CAMP DAVID —
After a day of high-level discussions with Afghanistan’s leaders, top U.S. officials praised progress on the two countries' "revitalized partnership," announcing plans for several measures including a new development partnership as well as a goal to seek congressional funding to extend financial support for Afghanistan's military.
"Today’s productive meetings underscore both the enduring nature of the U.S.-Afghan friendship and the extent to which we have grown even closer after 14 years of shared sacrifice," U.S. Secretary of State John Kerry said in a news conference in a converted airplane hangar at Camp David, the presidential retreat in Maryland.
The talks with Afghan President Ashraf Ghani and Chief Executive Abdullah Abdullah, plus U.S. Defense Secretary Ashton Carter and U.S. Treasury Secretary Jack Lew, were aimed at improving bilateral relations that have been strained by nearly 14 years of war and America's often-testy relations with the former Afghan president, Hamid Karzai.
Ghani and Abdullah joined Kerry at the news conference, along with Carter, who cited the countries' "revitalized partnership."
As evidence, Kerry introduced a new development partnership, with the U.S. providing up to $800 million to Afghanistan in an incentive-based program based on reforms and policy development. Funds would be disbursed through the Afghanistan Reconstruction Trust Fund. Kerry said the measure, aligned with the unity government's reform agenda, recognizes "a new era of cooperation."
That was among the "deliverables” from today’s talks at Camp David and, earlier, at the Pentagon.
Carter also said the U.S. Defense Department intends to seek congressional funding for Afghan forces to sustain 352,000 personnel through fiscal year 2017. He said Afghan and coalition military commanders have recommended this force size to solidify security gains. He also announced the reinstatement of a U.S.-Afghan security consultative forum.
Roughly 9,800 American troops remain stationed in Afghanistan to advise and train Afghan troops after the last U.S. combat forces withdrew late last year. Obama has announced plans to cut the troop level to 5,500 by year's end and even less by the time he leaves office in early 2017.The pace of withdrawal is a key element of the two countries' discussions.
Ghani, asked by VOA about what he sees as adequate U.S. troop strength, declined to give a number.
"What we have emphasized and agreed is that we are strategic partners," he said at the briefing. Deferring to "the judgments of experts" including Pentagon personnel, he added, "Numbers are a means, they are not an ending of themselves."
Neither Kerry nor Carter would comment on a slowed timeline for the U.S. drawdown, saying this would be discussed Tuesday, when Ghani and Abdullah are scheduled to meet with President Barack Obama and Vice President Joe Biden.
Watch video report from VOA's Mary Alice Salinas:
Both Ghani and Abdullah repeatedly thanked the U.S. for its continued support and vowed to work on strengthening their governments.
Ghani also is expected to address a joint meeting of Congress on Wednesday. On Thursday, the Afghan leaders head to New York for meetings with United Nations officials.
Earlier Monday at the Pentagon, Ghani said that Afghanistan's "partnership with the United States is foundational" and thanked the U.S. for giving his country "freedom and hope."
"We are delighted to have the opportunity to discuss a changing context and to be able to affirm a partnership that is based on values, respect for democratic process, electoral reforms, comprehensive reforms of the economy, governance, and related issues," he said.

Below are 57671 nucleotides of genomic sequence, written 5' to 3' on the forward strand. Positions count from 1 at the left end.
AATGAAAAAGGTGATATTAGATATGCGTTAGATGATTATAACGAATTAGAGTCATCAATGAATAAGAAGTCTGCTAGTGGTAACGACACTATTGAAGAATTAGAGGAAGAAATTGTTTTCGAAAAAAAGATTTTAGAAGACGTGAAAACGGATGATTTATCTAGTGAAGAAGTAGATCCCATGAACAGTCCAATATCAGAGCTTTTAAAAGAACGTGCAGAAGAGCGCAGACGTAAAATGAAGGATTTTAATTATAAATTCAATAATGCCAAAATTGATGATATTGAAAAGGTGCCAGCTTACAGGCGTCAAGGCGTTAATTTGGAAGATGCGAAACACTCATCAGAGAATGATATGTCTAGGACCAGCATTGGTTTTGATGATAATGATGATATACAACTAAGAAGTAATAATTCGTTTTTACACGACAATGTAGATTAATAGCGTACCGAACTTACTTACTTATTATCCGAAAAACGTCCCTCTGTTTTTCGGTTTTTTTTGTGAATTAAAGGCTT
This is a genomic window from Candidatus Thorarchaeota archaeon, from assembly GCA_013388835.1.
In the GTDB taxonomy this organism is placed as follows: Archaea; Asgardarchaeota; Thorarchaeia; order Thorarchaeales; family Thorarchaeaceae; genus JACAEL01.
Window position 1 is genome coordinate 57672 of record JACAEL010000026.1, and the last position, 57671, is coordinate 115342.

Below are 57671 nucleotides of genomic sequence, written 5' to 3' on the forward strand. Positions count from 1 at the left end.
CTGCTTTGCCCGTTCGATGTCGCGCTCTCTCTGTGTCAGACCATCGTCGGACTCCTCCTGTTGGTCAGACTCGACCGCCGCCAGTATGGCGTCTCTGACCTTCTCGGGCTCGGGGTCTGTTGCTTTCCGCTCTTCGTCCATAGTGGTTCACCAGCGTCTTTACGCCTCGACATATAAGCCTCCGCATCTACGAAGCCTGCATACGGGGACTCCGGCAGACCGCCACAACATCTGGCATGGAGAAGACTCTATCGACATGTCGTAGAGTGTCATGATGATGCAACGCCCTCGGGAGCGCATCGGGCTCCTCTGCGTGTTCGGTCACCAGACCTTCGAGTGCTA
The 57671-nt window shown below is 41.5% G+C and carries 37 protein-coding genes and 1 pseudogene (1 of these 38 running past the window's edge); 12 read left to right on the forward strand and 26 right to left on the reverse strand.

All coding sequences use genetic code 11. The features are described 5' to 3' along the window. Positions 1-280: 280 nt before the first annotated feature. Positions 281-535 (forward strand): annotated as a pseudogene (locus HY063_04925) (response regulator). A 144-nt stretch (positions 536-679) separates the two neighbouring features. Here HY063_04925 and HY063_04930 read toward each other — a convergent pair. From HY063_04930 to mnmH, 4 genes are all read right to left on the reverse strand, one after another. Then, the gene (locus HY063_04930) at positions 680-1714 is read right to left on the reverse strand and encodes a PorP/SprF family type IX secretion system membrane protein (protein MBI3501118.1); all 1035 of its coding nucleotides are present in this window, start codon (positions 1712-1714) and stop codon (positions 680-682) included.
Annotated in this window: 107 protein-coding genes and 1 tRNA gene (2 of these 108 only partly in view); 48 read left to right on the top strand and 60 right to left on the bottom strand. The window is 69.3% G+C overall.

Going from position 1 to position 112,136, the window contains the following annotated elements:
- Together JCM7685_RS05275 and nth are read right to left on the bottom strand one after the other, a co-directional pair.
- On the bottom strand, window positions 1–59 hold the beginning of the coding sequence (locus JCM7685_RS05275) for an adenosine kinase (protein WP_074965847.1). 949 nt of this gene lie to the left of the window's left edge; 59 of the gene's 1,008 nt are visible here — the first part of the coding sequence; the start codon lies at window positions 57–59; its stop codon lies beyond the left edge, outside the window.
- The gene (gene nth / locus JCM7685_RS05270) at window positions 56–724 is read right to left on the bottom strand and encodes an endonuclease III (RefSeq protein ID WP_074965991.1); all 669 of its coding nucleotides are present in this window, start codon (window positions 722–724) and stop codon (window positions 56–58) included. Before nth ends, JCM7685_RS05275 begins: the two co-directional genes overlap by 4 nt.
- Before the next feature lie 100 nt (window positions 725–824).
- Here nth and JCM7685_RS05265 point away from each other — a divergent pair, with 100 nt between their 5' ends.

The new Afghan leader vowed to defeat Taliban insurgents seeking to overthrow his fledgling government in fighting that continues more than 13 years after the U.S. invaded Afghanistan to attack al-Qaida militants after their 2001 terrorist assault on the U.S.
"Terrorism is a threat, it's evil," Ghani said as he greeted Carter at the Pentagon. "But we the people of Afghanistan are willing to speak truth to terror by saying, 'No. You will never overwhelm us. You will never subdue us. We are going to overcome.' And in this endeavor our partnership with the United States is foundational because we will be the first line of defense for freedom globally."
Carter stressed the importance of defeating terrorists in the southeast Asian nation to prevent future attacks against the United States.
“Because just beyond these walls stands a memorial honoring all those who perished when the Pentagon was attacked on that bright, fateful day in 2001,” Carter told the crowd.
More than military gains
Ghani focused on more than just the fighting and military training of the U.S. forces, thanking the U.S. military members for building schools, dams and roads that have helped the nation make social and economic improvements.
A touching moment came when Ghani directly addressed some individual members of the crowd.
He told Reese Larson, the nine-year-old daughter of Lieutenant Lonn Larson who is currently serving in Afghanistan, to remember that her father is there to make a difference. He also brought her greetings for the 3 million Afghan girls who attend school in Afghanistan today.
“Fourteen years ago, there were exactly none, so each one of them wants to entertain the hopes that you do, and your dad is making this possible,” Ghani told her.
The Afghan president even thanked American taxpayers for the funding to support his country and vowed not to “be a burden.”
"We do not now ask what the United States can do for us, Ghani said, echoing the words of President John F. Kennedy in his famous 1961 inaugural address. " We want to say what Afghanistan can do for itself and for the world."
WATCH: VOA Interview with Ashraf Ghani